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Webster Post
  • Poll results: New Yorkers say technology has made life better

  • According to a new Siena College Poll, 72 percent of those surveyed say they've benefited from new technologies, with only 12 percent who think they've made life worse. In New York, 92 percent say they have access to and use a cell phone, and 86 percent say the same about a computer. Over 90 percent agree that technology, like the Internet, has changed our lives by making more information available.

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  • The majority of New Yorkers say that technology has made life better, though they admit that devices like cell phones and laptops have also prompted anxiety.
    According to a new Siena College Poll, 72 percent of those surveyed think these devices have benefited them, with only 12 percent who think they've made life worse. In New York, 92 percent say they have access to and use a cell phone, and 86 percent say the same about a computer. Over 90 percent agree that technology, like the Internet, has changed our lives by making more information available.
    But the poll also highlighted some issues with the new technology. Nearly two-thirds of New Yorkers said the new devices cause them increased stress. And 79 percent say children use computers, cell phones and video games too much. Other concerns included drivers talking on cell phones, texting while driving, Internet bullying, sexting, Internet pornography and the use of the Internet for criminal ends.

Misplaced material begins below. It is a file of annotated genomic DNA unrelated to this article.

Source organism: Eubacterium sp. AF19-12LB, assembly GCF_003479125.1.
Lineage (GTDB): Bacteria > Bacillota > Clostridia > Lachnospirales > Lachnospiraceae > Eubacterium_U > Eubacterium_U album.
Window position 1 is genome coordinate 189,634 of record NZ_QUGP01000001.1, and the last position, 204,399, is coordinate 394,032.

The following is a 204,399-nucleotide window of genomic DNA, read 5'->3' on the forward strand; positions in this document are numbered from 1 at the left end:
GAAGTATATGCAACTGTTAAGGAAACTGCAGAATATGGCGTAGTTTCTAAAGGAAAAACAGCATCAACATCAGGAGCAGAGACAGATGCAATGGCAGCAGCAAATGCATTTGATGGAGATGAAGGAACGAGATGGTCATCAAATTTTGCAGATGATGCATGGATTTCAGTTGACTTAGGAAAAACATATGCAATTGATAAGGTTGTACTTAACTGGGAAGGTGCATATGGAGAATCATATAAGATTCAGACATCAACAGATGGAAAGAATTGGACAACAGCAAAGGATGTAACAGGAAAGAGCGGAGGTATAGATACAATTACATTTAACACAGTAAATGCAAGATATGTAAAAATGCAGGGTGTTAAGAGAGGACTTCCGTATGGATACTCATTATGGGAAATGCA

“Cell phones, smartphones, computers and the Internet have become part of everyday life for most New Yorkers. A majority have a cell phone, a computer and an MP3 player. Over half have flat screen TV’s and a GPS system. But feelings are mixed. Despite most concluding that all the new technologies have improved our quality of life, nine out of ten say we now spend too much time with machines and buttons rather than with people or nature,” according to Don Levy, director of the Siena Research Institute.
    “Seventy percent of those with cell phones use it every day and nearly half of users have a smartphone. Of those, forty-two percent admit that when they don’t have their smartphone with them they feel anxious, isolated and out of touch,” notes Levy.
    Personal computer use is greatest among young people (94 percent) and those with incomes above $100K (99 percent) but it remains high among those with incomes below $50K (73 percent), less than a college degree (79 percent) and those over 65 years of age (66 percent). Nearly half of state residents (46 percent) use a computer many times each and every day and 58 percent use it both at work and for personal reasons. Ninety percent email friends and colleagues, 88 percent use their computer to research topics of interest and 80 percent for travel directions.
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